Penyakit Ikan Narsis: Bacterial infections

Foto-foto dengan mikroskop Parasit, Infeksi dan Penyakit ikan di Afrika,

Bagian 2: Bacterial infections

Plate 3. Bacterial infections: a,b. Dropsy in carp from Kajansi farm, Uganda (× 0.8). c. Exophthalmus and cornea hyperplasia in eyes of Oreochromis sp. from Kajansi farm, Uganda (× 2.5). d. Ulcerating skin lesions in Synodontis afrofisheri from north Lake Victoria (× 0.8). e. Vibrio parahemoliticus (arrow) in kidney blood of farmed tilapia hybrid in Israel. f. V. parahemoliticus (arrow) in macrophage aggregate in spleen of a fish of the same group as e. g. Inflammatory lesions in winter stored tilapia hybrid with Pseudomonas sp. as presumptive causative agent. h–g. Histopathological process in tilapia hybrid spleen (h,j) and liver (i) due to pasteurellosis, from granulomatous lesion to liquifactious necrosis.

Plate 3. Bacterial infections: a,b. Dropsy in carp from Kajansi farm, Uganda (× 0.8). c. Exophthalmus and cornea hyperplasia in eyes of Oreochromis sp. from Kajansi farm, Uganda (× 2.5). d. Ulcerating skin lesions in Synodontis afrofisheri from north Lake Victoria (× 0.8). e. Vibrio parahemoliticus (arrow) in kidney blood of farmed tilapia hybrid in Israel. f. V. parahemoliticus (arrow) in macrophage aggregate in spleen of a fish of the same group as e. g. Inflammatory lesions in winter stored tilapia hybrid with Pseudomonas sp. as presumptive causative agent. h–g. Histopathological process in tilapia hybrid spleen (h,j) and liver (i) due to pasteurellosis, from granulomatous lesion to liquifactious necrosis.

Plate 4. Bacterial infections continued: a-g. Pasteurellosis in cichlid fishes: a. Hepatocyte degeneration in tilapia-hybrid liver. b. degeneration and death of cells invaded by the bacteria; c,d. the resulting disintegration of the tissue due to infection (same fish). e–g. Pasteurellosis in angel fish (Pterophyllum scalare), showing nodular, bacteria loaded (arrows) lesions (abcesses) with gradually disintegrating macrophage-like cells. h,i. Epitheloid granulomatous lesions with acid fast positive bacteria (Mycobacteria) (arrows) in estuarine grey mullets from Israel (E, epitheloid cells; F, loose outer and, Fi, dense inner layers of fibroblasts; L, surrounding spleen tissue).

Plate 4. Bacterial infections continued: a-g. Pasteurellosis in cichlid fishes: a. Hepatocyte degeneration in tilapia-hybrid liver. b. degeneration and death of cells invaded by the bacteria; c,d. the resulting disintegration of the tissue due to infection (same fish). e–g. Pasteurellosis in angel fish (Pterophyllum scalare), showing nodular, bacteria loaded (arrows) lesions (abcesses) with gradually disintegrating macrophage-like cells. h,i. Epitheloid granulomatous lesions with acid fast positive bacteria (Mycobacteria) (arrows) in estuarine grey mullets from Israel (E, epitheloid cells; F, loose outer and, Fi, dense inner layers of fibroblasts; L, surrounding spleen tissue).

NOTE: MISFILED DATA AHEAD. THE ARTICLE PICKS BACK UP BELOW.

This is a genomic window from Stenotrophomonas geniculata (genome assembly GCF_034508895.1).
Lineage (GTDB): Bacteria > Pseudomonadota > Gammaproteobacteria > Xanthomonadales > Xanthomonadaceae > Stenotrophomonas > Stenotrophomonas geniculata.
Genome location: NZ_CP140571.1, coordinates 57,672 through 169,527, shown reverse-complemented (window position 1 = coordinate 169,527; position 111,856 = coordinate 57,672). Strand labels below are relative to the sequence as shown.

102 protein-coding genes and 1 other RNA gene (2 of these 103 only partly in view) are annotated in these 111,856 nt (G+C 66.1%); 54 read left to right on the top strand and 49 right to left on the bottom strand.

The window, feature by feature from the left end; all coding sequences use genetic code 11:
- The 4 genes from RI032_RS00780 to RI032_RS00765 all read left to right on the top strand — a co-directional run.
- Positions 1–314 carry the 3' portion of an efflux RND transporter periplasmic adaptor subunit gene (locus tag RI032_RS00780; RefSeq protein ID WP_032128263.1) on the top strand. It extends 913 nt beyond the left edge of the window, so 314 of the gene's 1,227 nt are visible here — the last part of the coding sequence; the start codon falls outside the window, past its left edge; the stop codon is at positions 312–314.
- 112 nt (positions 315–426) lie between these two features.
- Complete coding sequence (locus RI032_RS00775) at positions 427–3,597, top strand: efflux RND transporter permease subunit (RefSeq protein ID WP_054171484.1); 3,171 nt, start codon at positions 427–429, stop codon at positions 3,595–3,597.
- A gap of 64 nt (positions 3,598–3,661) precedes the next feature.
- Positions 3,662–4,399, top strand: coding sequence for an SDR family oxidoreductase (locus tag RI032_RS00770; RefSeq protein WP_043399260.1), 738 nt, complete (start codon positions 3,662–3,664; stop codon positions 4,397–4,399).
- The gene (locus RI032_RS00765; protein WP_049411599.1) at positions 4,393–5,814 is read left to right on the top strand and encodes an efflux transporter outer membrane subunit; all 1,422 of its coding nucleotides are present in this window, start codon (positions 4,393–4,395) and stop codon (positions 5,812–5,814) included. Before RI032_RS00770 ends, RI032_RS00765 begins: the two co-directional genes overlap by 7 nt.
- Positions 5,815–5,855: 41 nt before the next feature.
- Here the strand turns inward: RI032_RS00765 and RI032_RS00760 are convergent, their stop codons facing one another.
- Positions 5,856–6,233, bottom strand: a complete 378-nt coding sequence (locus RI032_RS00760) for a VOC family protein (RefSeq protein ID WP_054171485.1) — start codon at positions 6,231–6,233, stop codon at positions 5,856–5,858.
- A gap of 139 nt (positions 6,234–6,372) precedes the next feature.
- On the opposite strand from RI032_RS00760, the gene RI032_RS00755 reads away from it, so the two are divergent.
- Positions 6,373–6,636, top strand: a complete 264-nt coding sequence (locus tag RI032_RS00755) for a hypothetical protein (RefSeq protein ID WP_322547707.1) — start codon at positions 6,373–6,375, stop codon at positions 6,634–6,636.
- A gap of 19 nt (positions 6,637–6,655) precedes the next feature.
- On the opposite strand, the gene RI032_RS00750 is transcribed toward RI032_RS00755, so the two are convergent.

Plate 5. Epitheliocystis: a,b. Hypertrophic epitheliocystis infected cells on gills of Oreochromis aureus, Israel. c. Low mag. transmission electron microscopic (TEM) view of hypertrophic epitheliocystis infected cells (approx. 27 μm in diam) in gills of carp, Israel. d. Hyperinfected gill of Mugil cephalus, Israel. e–h. TEM view of epitheliocystis organisms: e. dividing round bodies (0.7 μm in diam.) and f,h. rods or elongate bodies (1–2 μm long) (same arrows), and cocci (elementary bodies) (0.5 × 0.3 μm) (open arrows) of Oreochromis Epitheliocystis; g, round bodies of carp epitheliocystis (0.4–0.8μm in diam) (W- host cell wall).

Plate 5. Epitheliocystis: a,b. Hypertrophic epitheliocystis infected cells on gills of Oreochromis aureus, Israel. c. Low mag. transmission electron microscopic (TEM) view of hypertrophic epitheliocystis infected cells (approx. 27 μm in diam) in gills of carp, Israel. d. Hyperinfected gill of Mugil cephalus, Israel. e–h. TEM view of epitheliocystis organisms: e. dividing round bodies (0.7 μm in diam.) and f,h. rods or elongate bodies (1–2 μm long) (same arrows), and cocci (elementary bodies) (0.5 × 0.3 μm) (open arrows) of Oreochromis Epitheliocystis; g, round bodies of carp epitheliocystis (0.4–0.8μm in diam) (W- host cell wall).

Related Link

https://empangqq.com/2013/09/29/penyakit-ikan-narsis-viral-infections/

Source: http://www.fao.org

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2 thoughts on “Penyakit Ikan Narsis: Bacterial infections

  1. Pingback: Penyakit Ikan Narsis: Fungal infections | BIBIT PATIN

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